When Warby Parker turns the page and goes public this week, it will mark something of a conclusion to the digital fashion revolution the eyeglass brand catalyzed.
It’s a lot to hang on the brand — probably too much — but Warby Parker is used to playing an outsized role in the industry’s imagination.
For years it’s been more than a buzzy, direct-to-consumer disruptor of the fragmented eyeglass business or just a promising brand out of the next generation. Warby Parker has been a kind of vanguard – an idea big enough to hold the dreams of a generation of business school graduates and venture capitalists.
So many brands were launched as “The Warby Parker of…” that the pitch became passé (unfortunately, only after the endless stream of press releases heralding the second coming became ridiculous).
But the company’s underlying approach stuck and Warby Parker started standing for more — a way of acting and being and a kind of storytelling that successfully crossed the physical-digital divide. Warby Parker didn’t invent the notion of going right from the factory to the consumer, but the company did embody its modern incarnation and wrapped it all up in an easy-to-understand brand.
And the legend that grew up around the brand and just who was going to become “The next Warby Parker” suited the company’s purposes.
“I would call it their brand umbrella,” said Jonathan Low, a partner at the Predictiv consultancy who specializes in the financial impact of intangibles like brand and reputation.
“They were given credit for stuff they probably didn’t do because they were new and perky and stylish, so people went: ‘Whoa, look what they’re doing,’” Low said. “Part of the narrative that doesn’t get written about is, you can’t do this stuff if you don’t have this fast machinery behind it executing.
“People are getting the stuff they want [from Warby Parker], when they want it and that takes a lot of effort. The fact that it works is kind of amazing,” he said. “People were willing to trust it for something as important as their eyes. Building that trust was really, in a way, the amazing intangible.”
So Warby Parker is several things.
On the surface, it is the idea of a modern fashion company serving the interests of consumers. Beneath that, it’s a friendly, helpful brand that sells hip eyeglasses online and in brightly lit stores. And at the core, it’s a business chugging away and delivering on its promises.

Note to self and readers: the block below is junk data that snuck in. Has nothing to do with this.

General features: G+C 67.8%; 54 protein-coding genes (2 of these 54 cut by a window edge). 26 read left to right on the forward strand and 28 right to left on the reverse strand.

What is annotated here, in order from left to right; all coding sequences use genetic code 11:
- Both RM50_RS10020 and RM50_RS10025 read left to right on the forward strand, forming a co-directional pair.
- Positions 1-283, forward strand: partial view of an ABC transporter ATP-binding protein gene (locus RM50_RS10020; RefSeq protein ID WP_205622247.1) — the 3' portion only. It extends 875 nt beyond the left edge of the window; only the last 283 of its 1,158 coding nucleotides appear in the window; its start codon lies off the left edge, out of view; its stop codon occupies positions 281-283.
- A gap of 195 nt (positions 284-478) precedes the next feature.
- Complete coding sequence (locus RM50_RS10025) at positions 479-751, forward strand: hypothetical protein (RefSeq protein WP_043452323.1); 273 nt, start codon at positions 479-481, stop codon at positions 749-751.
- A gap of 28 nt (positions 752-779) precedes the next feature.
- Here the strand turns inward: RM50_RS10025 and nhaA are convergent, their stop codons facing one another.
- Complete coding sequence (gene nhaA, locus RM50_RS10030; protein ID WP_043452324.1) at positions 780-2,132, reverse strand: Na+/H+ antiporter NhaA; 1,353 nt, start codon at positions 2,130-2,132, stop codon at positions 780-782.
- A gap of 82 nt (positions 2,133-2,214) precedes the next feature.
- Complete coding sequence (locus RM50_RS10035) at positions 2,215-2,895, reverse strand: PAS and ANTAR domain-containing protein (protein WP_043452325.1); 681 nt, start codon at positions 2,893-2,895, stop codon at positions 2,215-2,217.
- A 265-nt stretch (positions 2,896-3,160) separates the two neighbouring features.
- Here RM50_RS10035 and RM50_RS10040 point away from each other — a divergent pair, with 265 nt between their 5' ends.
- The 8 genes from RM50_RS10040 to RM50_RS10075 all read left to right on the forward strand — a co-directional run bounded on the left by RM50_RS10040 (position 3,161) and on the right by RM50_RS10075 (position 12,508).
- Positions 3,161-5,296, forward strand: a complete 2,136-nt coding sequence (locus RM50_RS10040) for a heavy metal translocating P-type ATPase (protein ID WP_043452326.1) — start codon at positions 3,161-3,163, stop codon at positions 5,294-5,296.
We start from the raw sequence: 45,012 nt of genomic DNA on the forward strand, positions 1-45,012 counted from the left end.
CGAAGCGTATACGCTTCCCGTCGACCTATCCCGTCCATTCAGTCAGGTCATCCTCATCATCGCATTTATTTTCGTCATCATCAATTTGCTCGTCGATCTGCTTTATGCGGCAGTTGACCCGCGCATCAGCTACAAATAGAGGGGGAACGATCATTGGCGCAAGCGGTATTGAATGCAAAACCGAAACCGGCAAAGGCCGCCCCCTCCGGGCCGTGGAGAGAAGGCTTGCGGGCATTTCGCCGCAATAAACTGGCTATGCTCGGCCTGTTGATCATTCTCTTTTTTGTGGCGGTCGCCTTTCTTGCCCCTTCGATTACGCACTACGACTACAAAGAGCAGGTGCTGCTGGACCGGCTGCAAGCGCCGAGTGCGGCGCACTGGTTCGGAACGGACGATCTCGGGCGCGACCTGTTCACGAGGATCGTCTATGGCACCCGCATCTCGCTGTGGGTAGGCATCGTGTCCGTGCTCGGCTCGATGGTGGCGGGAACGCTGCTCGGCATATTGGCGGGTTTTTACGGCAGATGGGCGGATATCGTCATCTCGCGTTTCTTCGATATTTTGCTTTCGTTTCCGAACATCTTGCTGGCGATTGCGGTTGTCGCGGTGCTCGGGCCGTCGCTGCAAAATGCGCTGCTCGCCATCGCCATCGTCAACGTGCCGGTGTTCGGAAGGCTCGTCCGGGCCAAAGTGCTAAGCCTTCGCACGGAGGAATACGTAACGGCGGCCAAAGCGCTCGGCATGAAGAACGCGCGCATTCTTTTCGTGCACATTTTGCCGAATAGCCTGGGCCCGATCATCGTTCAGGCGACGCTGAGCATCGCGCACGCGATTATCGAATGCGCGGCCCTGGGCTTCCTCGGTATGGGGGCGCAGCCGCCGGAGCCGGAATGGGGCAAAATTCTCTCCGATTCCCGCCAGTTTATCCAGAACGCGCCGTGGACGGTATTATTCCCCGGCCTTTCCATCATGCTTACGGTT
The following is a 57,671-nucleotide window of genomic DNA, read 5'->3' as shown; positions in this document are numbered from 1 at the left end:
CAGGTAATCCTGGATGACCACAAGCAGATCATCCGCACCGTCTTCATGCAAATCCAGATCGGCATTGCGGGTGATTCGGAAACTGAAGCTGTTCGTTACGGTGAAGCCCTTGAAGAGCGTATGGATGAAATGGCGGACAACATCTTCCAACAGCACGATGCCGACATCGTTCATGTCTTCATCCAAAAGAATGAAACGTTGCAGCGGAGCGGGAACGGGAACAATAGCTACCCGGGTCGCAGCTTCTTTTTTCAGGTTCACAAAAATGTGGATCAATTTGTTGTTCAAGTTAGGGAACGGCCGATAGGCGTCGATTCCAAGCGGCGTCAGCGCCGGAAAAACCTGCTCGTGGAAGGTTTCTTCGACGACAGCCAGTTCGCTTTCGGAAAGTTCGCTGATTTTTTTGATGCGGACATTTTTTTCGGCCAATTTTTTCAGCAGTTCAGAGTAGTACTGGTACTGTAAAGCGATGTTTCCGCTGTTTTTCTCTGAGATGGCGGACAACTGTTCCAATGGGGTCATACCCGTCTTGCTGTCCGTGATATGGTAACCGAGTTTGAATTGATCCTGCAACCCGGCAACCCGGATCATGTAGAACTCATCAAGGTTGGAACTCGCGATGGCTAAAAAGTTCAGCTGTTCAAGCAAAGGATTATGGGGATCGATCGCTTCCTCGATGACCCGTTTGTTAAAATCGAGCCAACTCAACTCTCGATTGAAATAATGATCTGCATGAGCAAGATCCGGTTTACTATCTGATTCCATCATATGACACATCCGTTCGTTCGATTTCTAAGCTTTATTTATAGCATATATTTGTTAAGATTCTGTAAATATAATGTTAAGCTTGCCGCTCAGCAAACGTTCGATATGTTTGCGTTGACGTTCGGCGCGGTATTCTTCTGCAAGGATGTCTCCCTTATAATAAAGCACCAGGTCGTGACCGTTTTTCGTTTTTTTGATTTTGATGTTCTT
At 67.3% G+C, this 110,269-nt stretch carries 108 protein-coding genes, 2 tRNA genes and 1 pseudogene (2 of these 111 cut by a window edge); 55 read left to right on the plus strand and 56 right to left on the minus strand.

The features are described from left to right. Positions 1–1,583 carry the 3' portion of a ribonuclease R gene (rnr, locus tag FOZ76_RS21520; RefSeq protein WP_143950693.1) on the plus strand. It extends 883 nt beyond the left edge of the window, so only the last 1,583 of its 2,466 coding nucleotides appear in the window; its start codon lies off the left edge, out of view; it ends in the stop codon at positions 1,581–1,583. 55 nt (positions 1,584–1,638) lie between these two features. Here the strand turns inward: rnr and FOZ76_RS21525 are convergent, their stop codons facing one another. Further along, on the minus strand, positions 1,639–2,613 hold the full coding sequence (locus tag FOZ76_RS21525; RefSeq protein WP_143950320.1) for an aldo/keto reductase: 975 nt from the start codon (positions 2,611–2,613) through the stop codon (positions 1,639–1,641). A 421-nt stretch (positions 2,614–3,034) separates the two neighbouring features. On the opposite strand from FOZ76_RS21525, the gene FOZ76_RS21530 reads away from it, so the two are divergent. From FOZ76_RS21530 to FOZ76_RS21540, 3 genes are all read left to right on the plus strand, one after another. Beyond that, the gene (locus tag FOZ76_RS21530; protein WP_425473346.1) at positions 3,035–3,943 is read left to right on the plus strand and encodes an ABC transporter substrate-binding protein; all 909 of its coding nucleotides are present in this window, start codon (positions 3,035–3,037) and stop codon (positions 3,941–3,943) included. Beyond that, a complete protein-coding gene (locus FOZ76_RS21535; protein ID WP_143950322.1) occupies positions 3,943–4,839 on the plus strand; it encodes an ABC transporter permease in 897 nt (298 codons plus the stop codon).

The digital revolution that Warby Parker helped kick off has come and is now firmly entrenched across all businesses. To some degree or another, everybody is chasing the direct-to-consumer, omnichannel model Warby Parker came to stand for — from retail giants to start-ups.
Now the company’s shares are coming up for grabs, heralding another change.
Warby Parker in a sense is leaving behind its adolescence with a direct listing on the New York Stock Exchange (which is like an initial public offering).
On many levels, that changes nothing for the company, which will continue on after the offering with its plans to keep expanding, adding 30 to 35 stores this year, for a total of 160 locations, while growing sales by up to 36 percent to $537 million.
But the firm’s status as a public company, wearing its sales outlook on its sleeve and reevaluated second-by-second by investors, will give the industry a clearer picture of just what it means to be Warby Parker — the business, not the idea.
Wall Street is putting the company under a new kind of scrutiny and coming in with its own metrics for success.
An analysis by David Trainer, chief executive officer of Nashville research firm New Constructs, said the stock listing might not live up to the company’s most recent private valuation of $3 billion when shares start trading on Wednesday. He pointed to losses of $55.9 million last year and a break-even performance in 2019.
“We believe the stock is worth as little as $640 million,” Trainer wrote. “A $3 billion valuation implies that Warby Parker will overcome some significant hurdles, including reversing a downward trend in profits, growing revenue by more than 600 percent, and generating more revenue than the current eyewear market leader, Vision Source.”
He pegged Warby Parker’s U.S. market share in eyewear at 1 percent, below Vision Source (8 percent), Luxottica (6 percent) and Walmart (5 percent).
“Despite a strong brand and visibility in the marketplace, Warby Parker maintains a very small share of the highly fragmented eyewear market and to make matters worse, consumers are reluctant to purchase eyeglasses online, instead favoring in-store purchases,” he wrote.
The market might just look past such worries and bet that Warby Parker has the brand and chops to remain the next big thing.
Whether the market zigs or zags might mean everything to Warby Parker, but for the rest of the industry, it won’t matter.
The story of Warby Parker has already ushered in a new age and there’s no going back.
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